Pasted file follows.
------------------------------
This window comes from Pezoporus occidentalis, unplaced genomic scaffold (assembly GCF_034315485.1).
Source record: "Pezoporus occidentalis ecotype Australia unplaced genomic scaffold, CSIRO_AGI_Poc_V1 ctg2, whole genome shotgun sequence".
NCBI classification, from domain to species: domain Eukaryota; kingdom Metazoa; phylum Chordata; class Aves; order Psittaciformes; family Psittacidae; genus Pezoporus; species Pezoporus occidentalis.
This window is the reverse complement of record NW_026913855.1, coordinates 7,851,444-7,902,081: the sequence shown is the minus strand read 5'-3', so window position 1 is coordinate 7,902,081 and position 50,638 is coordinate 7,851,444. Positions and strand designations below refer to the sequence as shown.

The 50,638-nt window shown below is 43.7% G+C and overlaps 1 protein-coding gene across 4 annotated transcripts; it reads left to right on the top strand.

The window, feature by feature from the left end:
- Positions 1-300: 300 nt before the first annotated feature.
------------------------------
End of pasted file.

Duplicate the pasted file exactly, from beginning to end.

This window comes from Pezoporus occidentalis, unplaced genomic scaffold (assembly GCF_034315485.1).
Source record: "Pezoporus occidentalis ecotype Australia unplaced genomic scaffold, CSIRO_AGI_Poc_V1 ctg2, whole genome shotgun sequence".
NCBI classification, from domain to species: domain Eukaryota; kingdom Metazoa; phylum Chordata; class Aves; order Psittaciformes; family Psittacidae; genus Pezoporus; species Pezoporus occidentalis.
This window is the reverse complement of record NW_026913855.1, coordinates 7,851,444-7,902,081: the sequence shown is the minus strand read 5'-3', so window position 1 is coordinate 7,902,081 and position 50,638 is coordinate 7,851,444. Positions and strand designations below refer to the sequence as shown.

The 50,638-nt window shown below is 43.7% G+C and overlaps 1 protein-coding gene across 4 annotated transcripts; it reads left to right on the top strand.

The window, feature by feature from the left end:
- Positions 1-300: 300 nt before the first annotated feature.